We've come to that point again, only this time we're much more knowledgeable about what the land needs but we think we know better. Agribusiness believes nitrogen is nitrogen, thus any nitrogen will do. We've stripped out land of minerals. These are not being replaced. And since we can grow cops genetically modified to be resistant to herbicides and pesticides, the amounts of these chemicals we spray on our fields is staggering. We are poisoning the land and soon we'll have to move on to find more farming land. Only the problem is, we're running out of farm land. We're living almost as if there's a Planet B we can move to and satisfy our needs.

Our land is toxic thus the food we produce is toxic. Only small famers (sustainable farmers) are left to supply us with non toxic, whole foods, and they are slowly disappearing.

I find this interesting because, en masse, we’ve taken up ONE form of farming (which is big business) while we have forgotten hundreds of farming methods that have been used successfully in our past. I learned from a farmer that dirt can be spread right over weeds that have been knocked down and crops planted in the dirt on top.

There are literally hundreds of farming techniques developed successfully over the centuries that are being lost to agribusiness.

So, where do we go from here? How can we, the little guy, keep our food from becoming toxic?

Backyard Farming

First, allow me to introduce you to a vertical farm.


Vertical farming has two definitions. One is corporate farming (agribusiness) building farms inside skyscrapers along with the overuse of chemicals. The second definition is much more human friendly, and that is using the space you have to grow upwards, producing a substantial crop within very little space.

The above photo came with the following blurb:

Grow up! Rethink the space around you. 

Hats off to The GreenHouse vertical farm! In a 48'x48' greenhouse, the farm grows 135,000 plants a year in Tower Gardens, using 5% of the water used by outdoor farming. The farm supplies Walt Disney World resorts, along with Emeril’s Orlando, Ritz Carlton, Marriott World Center & the Hilton with fresh greens and herbs year round.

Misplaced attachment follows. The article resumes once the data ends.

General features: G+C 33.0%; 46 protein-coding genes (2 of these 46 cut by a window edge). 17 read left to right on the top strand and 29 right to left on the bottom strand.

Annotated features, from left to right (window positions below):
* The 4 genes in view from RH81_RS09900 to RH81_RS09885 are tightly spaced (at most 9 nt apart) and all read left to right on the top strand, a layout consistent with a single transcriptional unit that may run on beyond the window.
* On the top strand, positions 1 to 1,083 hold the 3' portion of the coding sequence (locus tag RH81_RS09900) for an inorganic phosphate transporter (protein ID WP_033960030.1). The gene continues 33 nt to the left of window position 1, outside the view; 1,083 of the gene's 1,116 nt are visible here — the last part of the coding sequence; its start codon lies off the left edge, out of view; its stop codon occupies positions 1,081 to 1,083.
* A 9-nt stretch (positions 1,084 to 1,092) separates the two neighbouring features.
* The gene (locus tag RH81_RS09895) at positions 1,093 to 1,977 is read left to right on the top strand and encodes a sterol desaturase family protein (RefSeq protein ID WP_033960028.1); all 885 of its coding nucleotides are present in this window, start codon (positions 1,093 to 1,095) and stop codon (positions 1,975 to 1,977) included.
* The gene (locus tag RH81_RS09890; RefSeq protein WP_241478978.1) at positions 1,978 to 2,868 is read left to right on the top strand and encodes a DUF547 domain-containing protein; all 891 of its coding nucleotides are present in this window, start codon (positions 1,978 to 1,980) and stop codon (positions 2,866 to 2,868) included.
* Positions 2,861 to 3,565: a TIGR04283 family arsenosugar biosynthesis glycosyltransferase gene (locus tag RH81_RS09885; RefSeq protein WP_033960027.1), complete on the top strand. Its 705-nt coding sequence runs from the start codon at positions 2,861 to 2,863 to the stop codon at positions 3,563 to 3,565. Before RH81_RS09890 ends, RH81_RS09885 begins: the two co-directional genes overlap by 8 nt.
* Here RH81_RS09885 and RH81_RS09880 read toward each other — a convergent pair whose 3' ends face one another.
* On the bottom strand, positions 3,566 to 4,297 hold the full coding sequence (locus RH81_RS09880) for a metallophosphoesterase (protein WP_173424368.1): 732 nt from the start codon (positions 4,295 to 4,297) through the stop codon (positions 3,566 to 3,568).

"We also have incredibly small losses, and the consistency of growing allows us to be able to deliver the same quantities weekly to our restaurants, making us a lot more reliable than “traditional” farms."... Katherine Grandey, Co-Founder & Owner of The GreenHouse.

In colder climates, perhaps a Walpini is called for if you want to grow year round.

You can see from the photo on the right that it is built into the ground, affording it quite a bit of insulation from the elements.

I visited one built in a fellow's back yard in Minneapolis. He knocked out a door through his basement into the Walpini and heats the space in the winter from a heater vent blowing out from his basement.

Of course you still have the option of building an above ground greenhouse, though energy costs are much higher, unless you install some kind of alternative energy source.

At the University of Minnesota Agriculture Department they experimented with High Tunnels, which look something like a greenhouse except they are open at both ends. You can't use them in the winter, but they do extend the growing season (which is much shorter in the northern climates) a few months.

Even if you don't want to build, this doesn't mean you can do some gardening on your property. Many people have opted out of growing grass in order to grow food. Every bit of spare space can produce vegetables. Even that bit of land between the sidewalk and the curb can be used.

And you can always grow a few things vertically such as salads, greens, and herbs.

In Geneva, Switzerland, there are neighborhoods in which each yard is a vegetable garden and neighbors consult and plan what each will grow so they can trade.

Let's face it, corporations are not going away, and since the clowns on the supreme court have given corporations personhood (though they can't go to jail and you pay more taxes), they're going to be around and influencing the government for years to come. There is no corporation that has your desires as their best interests. When you hear someone say the term "trial lawyers" with distaste, that person wants corporations to run roughshod over you and not have to pay a dime for destroying your life or killing members of your family. Agribusiness is not in the business of making food; it's in the business of making profits. If it happens to poison a few people along the way, well, that's just part of the cost of doing business.

So, in the future, expect to see more and more people growing their own foods in an effort not to be poisoned by 80% of their supermarkets that sell crap but call it food.

This is truly a revolutionary idea whose time has come.